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Is radon testing really necessary?

By: Barry DixonUpdated: December 16, 2020

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EPA also recommends testing in schools. Radon comes from the natural (radioactive) breakdown of uranium in soil, rock and water and gets into the air you breathe. So, yes, you should consider radon testing and inspection when buying a home, and even you may think about it for your current house.

Similarly, it is asked, how important is a radon inspection?

Why It's Important to Test Your Home for Radon. Radon is a radioactive gas formed by the natural decay of uranium in soil and rock. It can seep into buildings through foundation cracks and other openings. Without proper ventilation, radon concentrations in indoor air can reach dangerous levels.

Similarly, what are the symptoms of radon in your home?

Is it true that radon poisoning can give you cancer?
  • persistent cough.
  • coughing up blood.
  • wheezing.
  • shortness of breath.
  • hoarseness.
  • chest pain, especially when you cough or laugh.
  • frequent infections such as bronchitis and pneumonia.

Is radon test necessary if no basement?

Radon Testing is Critical Even if You Do Not Have a Basement. This is why it is important for all homes to be tested for Radon gas regardless what style home you have.

Should I worry about radon gas?

Such levels aren't enough to worry about, but under the right conditions, they could make you sick. According to the EPA, a nonsmoker who was exposed to average levels of radon for a lifetime would have a 1 in 500 risk of developing lung cancer. At 4 pCi/L, the risk jumps to about 3.5 in 500.

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Does opening windows reduce radon?

As a temporary solution, however, you can reduce radon levels simply by opening windows. Opening windows improves air circulation and ventilation, helping move radon out of the house and mixing radon-free outside air with indoor air. Make sure all your basement windows are open.

Where is Radon most commonly found?

Radon is present everywhere in the United States. Levels of the gas differ from state to state, but it is particularly high in North Dakota and Iowa. The U.S. Environmental Protection Agency's Map of Radon Zones shows the potential for elevated radon levels for each county in the United States.

Is it OK to live in a house with radon?

There are no safe levels of radon, and there's no way to eradicate it. In homes where there are smokers present and smoking indoors (instead of outside), the risk of developing lung cancer will be much higher. Levels above 4 pCi/L are considered actionable, so those are in the dangerous levels of radon for indoors.

How do I make my house safe from radon?

Occasionally, passive sumps without a fan may reduce radon levels. A small quiet fan blows fresh air, usually from the roof space, into the building. Many homes and some workplaces have a suspended ground floor with a space underneath. Good ventilation of this space can reduce radon concentrations.

How do you eliminate radon?

There's no single method that fits all radon removal system needs. Common techniques include: Sub-slab depressurization, where suction pipes are inserted through the floor or concrete slab into the concrete slab below the home. A radon vent fan then draws out the radon gas and releases it into the air outside.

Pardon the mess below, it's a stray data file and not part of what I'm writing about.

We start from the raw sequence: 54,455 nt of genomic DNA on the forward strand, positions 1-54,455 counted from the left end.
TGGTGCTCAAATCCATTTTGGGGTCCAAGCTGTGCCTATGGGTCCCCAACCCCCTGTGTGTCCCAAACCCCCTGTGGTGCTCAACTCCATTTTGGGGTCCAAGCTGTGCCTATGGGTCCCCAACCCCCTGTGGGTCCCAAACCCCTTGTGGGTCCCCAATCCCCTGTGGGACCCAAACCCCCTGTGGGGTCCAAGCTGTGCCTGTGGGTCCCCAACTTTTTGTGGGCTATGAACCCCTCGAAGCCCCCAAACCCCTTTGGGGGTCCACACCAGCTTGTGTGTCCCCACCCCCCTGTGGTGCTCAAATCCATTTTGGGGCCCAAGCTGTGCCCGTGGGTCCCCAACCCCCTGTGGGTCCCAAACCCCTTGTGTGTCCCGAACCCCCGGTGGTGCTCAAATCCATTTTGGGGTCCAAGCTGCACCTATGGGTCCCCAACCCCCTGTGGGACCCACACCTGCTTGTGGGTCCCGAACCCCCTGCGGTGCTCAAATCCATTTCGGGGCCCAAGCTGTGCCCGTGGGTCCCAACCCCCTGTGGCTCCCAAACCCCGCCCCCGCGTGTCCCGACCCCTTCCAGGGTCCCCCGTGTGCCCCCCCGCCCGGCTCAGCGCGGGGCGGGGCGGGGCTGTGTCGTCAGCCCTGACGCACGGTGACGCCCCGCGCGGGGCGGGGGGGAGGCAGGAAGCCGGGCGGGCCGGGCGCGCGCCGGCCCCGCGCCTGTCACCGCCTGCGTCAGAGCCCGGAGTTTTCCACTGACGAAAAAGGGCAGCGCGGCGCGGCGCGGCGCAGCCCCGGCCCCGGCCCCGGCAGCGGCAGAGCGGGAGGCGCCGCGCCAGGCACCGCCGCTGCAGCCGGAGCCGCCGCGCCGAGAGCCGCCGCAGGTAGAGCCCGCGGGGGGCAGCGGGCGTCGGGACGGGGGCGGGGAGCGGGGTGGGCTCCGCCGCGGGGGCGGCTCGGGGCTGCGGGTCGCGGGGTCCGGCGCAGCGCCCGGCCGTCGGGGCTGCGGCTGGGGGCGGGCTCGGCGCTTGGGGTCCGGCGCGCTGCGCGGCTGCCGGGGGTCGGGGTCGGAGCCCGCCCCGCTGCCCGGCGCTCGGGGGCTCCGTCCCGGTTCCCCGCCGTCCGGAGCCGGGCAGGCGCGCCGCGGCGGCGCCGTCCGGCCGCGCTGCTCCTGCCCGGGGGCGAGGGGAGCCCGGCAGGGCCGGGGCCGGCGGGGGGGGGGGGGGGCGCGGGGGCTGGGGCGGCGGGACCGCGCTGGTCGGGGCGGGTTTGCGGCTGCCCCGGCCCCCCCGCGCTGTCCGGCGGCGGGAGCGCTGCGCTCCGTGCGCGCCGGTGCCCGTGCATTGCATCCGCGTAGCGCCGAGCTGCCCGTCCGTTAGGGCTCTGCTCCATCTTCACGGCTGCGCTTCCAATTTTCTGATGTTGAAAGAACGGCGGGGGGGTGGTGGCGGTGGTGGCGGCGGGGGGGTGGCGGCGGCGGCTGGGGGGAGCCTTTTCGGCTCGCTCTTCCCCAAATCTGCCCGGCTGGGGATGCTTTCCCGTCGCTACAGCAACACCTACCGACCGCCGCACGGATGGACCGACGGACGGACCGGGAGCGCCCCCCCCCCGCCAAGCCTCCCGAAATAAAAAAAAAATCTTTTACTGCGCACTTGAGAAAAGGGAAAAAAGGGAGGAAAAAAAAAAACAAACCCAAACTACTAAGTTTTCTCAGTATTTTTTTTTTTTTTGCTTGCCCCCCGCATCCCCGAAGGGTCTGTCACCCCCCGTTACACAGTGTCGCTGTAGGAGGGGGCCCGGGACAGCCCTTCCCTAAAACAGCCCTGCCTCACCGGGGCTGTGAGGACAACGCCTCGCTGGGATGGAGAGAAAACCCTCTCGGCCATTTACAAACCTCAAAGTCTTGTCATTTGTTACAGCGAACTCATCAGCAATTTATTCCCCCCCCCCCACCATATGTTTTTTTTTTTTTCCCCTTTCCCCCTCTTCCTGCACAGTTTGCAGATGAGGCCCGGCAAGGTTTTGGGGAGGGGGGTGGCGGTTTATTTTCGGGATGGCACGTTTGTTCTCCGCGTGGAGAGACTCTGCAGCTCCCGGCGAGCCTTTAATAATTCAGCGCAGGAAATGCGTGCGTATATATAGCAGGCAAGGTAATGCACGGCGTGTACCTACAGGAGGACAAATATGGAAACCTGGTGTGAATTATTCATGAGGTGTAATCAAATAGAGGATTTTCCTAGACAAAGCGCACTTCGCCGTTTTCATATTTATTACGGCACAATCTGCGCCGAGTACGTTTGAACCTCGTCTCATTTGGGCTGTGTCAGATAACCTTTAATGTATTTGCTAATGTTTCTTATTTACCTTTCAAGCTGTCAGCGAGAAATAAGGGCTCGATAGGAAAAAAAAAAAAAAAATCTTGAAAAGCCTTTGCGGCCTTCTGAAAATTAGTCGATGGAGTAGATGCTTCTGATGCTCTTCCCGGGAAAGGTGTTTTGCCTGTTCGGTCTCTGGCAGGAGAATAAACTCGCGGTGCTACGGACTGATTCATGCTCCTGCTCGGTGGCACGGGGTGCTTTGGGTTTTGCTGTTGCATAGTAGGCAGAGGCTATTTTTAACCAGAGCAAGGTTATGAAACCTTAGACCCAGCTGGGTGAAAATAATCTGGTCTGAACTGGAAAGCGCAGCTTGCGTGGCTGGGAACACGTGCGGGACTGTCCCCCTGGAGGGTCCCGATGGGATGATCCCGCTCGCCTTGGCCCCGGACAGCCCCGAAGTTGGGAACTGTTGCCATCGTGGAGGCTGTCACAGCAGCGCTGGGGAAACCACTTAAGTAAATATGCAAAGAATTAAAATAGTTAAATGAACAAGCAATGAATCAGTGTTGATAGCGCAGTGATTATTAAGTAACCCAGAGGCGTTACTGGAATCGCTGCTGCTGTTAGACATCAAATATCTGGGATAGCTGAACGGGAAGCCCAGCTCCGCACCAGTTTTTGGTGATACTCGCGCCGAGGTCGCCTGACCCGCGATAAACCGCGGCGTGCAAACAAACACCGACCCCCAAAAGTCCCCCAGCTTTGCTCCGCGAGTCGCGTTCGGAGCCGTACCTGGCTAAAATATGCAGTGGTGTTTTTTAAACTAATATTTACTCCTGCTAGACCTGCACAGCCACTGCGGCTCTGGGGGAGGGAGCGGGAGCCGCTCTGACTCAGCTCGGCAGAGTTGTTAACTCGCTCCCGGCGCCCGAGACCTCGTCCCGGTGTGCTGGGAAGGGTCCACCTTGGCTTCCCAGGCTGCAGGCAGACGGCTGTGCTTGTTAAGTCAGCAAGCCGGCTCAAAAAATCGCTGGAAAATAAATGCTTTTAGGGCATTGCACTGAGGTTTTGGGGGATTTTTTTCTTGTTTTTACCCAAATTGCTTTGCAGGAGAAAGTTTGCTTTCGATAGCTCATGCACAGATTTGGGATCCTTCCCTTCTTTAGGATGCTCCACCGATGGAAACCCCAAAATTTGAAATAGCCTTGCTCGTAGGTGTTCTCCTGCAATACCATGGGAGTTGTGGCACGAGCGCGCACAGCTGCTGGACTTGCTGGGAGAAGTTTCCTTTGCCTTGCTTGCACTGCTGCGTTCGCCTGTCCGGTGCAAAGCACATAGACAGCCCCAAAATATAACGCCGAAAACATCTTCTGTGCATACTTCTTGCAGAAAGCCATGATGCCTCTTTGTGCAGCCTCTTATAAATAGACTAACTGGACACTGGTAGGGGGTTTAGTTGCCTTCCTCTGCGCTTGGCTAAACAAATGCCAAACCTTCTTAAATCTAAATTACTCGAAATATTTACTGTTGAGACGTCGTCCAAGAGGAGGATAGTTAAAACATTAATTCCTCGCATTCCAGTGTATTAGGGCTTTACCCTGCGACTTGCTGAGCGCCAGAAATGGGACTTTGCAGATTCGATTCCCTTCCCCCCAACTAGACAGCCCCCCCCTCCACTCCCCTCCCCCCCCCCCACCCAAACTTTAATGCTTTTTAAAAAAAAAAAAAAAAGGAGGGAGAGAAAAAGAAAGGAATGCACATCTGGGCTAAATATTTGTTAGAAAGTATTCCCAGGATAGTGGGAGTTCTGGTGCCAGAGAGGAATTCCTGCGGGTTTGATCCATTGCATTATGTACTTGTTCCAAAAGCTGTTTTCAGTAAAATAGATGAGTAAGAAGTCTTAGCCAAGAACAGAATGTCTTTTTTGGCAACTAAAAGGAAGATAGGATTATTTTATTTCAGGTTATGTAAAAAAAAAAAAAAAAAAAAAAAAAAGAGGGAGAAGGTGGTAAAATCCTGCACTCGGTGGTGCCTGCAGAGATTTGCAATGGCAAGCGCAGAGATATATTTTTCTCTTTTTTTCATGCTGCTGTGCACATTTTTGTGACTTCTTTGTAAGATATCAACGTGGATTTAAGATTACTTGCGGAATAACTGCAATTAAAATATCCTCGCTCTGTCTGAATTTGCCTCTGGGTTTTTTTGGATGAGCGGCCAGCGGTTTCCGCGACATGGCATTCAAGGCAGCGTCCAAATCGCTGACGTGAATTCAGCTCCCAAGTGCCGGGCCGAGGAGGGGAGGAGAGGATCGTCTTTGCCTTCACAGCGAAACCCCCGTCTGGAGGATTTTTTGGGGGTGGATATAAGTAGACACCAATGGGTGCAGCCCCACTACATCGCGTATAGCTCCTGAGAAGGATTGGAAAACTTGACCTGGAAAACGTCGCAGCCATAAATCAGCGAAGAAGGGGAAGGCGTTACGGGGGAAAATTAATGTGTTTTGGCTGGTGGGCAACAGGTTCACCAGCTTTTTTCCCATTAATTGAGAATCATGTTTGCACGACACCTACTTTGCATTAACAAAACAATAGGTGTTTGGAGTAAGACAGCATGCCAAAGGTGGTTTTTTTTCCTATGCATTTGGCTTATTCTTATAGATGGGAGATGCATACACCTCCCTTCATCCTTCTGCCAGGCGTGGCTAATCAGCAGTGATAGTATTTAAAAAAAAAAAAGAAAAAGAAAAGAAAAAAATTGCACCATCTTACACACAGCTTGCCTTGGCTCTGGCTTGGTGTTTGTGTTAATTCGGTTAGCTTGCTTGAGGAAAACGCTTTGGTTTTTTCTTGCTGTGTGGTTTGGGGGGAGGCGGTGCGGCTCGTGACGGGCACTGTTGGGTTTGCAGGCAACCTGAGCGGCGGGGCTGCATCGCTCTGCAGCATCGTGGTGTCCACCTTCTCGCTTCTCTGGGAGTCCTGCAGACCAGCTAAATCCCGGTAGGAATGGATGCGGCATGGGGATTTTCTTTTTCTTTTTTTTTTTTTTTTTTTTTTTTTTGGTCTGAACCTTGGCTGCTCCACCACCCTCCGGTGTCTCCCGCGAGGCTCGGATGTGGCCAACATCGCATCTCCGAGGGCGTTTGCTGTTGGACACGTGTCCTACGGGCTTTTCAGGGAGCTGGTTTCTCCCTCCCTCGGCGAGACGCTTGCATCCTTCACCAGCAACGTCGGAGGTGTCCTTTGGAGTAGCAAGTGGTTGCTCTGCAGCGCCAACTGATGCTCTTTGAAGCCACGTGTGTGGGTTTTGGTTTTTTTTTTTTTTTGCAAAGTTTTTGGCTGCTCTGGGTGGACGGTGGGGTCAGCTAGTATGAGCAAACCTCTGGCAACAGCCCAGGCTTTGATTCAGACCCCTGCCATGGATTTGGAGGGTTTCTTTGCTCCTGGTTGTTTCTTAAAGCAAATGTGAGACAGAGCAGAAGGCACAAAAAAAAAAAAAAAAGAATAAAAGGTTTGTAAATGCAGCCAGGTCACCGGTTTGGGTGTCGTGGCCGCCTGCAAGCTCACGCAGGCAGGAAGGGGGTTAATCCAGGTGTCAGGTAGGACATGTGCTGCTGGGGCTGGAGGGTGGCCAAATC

How bad is a radon level of 5?

The average global outdoor radon level varies between 5-15 Bq/m3, equal to 0.135-0.405 pCi/L. For every 99.9 Bq/m3, or every 2.7 pCI/L increase in long term radon exposure, lung cancer risk rises 16%4. The thing to remember is that the lower the level, the lower the risk.

How bad is radon Really?

It continues to maintain, however, that exposure to radon is dangerous, causing up to 14,000 deaths annually from lung cancer–a retreat from original estimates of 30,000. The agency, however, claims that the ionizing radiation produces irreversible damage that will lead inexorably to lung cancer.

Can I install my own radon mitigation system?

In most cases, pros charge about $1,500 to install a radon mitigation system, but you can do it yourself for only about $500 in materials. So if you're fairly handy and have some carpentry, plumbing and electrical skills, you can install your own system in a weekend and save yourself a thousand bucks!

Are do it yourself radon tests accurate?

Short-term radon tests do not provide an accurate estimate of the annual average concentration and are not a sound basis for radon mitigation decision. However, EPA recommends that homeowners consider fixing their home if the radon test is above 2 pCi/L and explains that radon gas is unsafe at any level.

Can I test for radon myself?

Testing for radon
You can hire a professional tester or do it yourself with a kit you buy at a hardware store or online. Follow the instructions for leaving the kit in your house for the required number of days. If you have a private well, you can have it tested for radon.

How can I get a free radon test kit?

Free test kits are sometimes available from local or county health departments, or from state radon programs. The National Radon Program Services at Kansas State University has test kits available to purchase online at www.sosradon.org or call 1-800-SOS-RADON (1-800-767-7236).

How much does a radon tester make?

An entry level radon inspector (1-3 years of experience) earns an average salary of $39,038. On the other end, a senior level radon inspector (8+ years of experience) earns an average salary of $65,081.

How much is a radon kit?

Cost of a Radon Test Kit. The cost of kits ranges from $10 to $200 depending on the model. Kits can be passive or active. Passive devices can be long- or short-term.